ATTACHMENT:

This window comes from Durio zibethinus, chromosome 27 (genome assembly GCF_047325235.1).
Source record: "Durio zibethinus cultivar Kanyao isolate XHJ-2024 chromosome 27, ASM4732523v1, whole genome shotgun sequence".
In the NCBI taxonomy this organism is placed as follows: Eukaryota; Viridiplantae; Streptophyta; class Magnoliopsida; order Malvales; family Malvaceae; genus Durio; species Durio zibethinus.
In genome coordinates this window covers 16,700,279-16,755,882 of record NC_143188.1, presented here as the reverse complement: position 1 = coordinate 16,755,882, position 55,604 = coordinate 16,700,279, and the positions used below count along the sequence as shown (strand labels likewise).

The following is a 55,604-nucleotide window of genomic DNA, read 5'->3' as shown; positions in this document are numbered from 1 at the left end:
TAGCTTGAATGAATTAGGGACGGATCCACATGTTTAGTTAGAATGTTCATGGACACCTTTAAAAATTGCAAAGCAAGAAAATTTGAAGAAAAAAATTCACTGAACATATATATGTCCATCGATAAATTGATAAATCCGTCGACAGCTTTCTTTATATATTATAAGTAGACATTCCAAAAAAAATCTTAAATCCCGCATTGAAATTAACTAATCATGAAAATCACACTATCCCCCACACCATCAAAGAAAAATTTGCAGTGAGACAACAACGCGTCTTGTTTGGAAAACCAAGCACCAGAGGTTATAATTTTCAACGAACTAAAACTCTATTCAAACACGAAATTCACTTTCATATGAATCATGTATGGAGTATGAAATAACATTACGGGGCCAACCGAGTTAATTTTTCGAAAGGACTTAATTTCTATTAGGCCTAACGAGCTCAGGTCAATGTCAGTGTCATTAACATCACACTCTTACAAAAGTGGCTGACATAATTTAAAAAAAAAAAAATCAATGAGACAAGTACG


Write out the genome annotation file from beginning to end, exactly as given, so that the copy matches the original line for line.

This window comes from Durio zibethinus, chromosome 27 (genome assembly GCF_047325235.1).
Source record: "Durio zibethinus cultivar Kanyao isolate XHJ-2024 chromosome 27, ASM4732523v1, whole genome shotgun sequence".
In the NCBI taxonomy this organism is placed as follows: Eukaryota; Viridiplantae; Streptophyta; class Magnoliopsida; order Malvales; family Malvaceae; genus Durio; species Durio zibethinus.
In genome coordinates this window covers 16,700,279-16,755,882 of record NC_143188.1, presented here as the reverse complement: position 1 = coordinate 16,755,882, position 55,604 = coordinate 16,700,279, and the positions used below count along the sequence as shown (strand labels likewise).

The following is a 55,604-nucleotide window of genomic DNA, read 5'->3' as shown; positions in this document are numbered from 1 at the left end:
TAGCTTGAATGAATTAGGGACGGATCCACATGTTTAGTTAGAATGTTCATGGACACCTTTAAAAATTGCAAAGCAAGAAAATTTGAAGAAAAAAATTCACTGAACATATATATGTCCATCGATAAATTGATAAATCCGTCGACAGCTTTCTTTATATATTATAAGTAGACATTCCAAAAAAAATCTTAAATCCCGCATTGAAATTAACTAATCATGAAAATCACACTATCCCCCACACCATCAAAGAAAAATTTGCAGTGAGACAACAACGCGTCTTGTTTGGAAAACCAAGCACCAGAGGTTATAATTTTCAACGAACTAAAACTCTATTCAAACACGAAATTCACTTTCATATGAATCATGTATGGAGTATGAAATAACATTACGGGGCCAACCGAGTTAATTTTTCGAAAGGACTTAATTTCTATTAGGCCTAACGAGCTCAGGTCAATGTCAGTGTCATTAACATCACACTCTTACAAAAGTGGCTGACATAATTTAAAAAAAAAAAAATCAATGAGACAAGTACG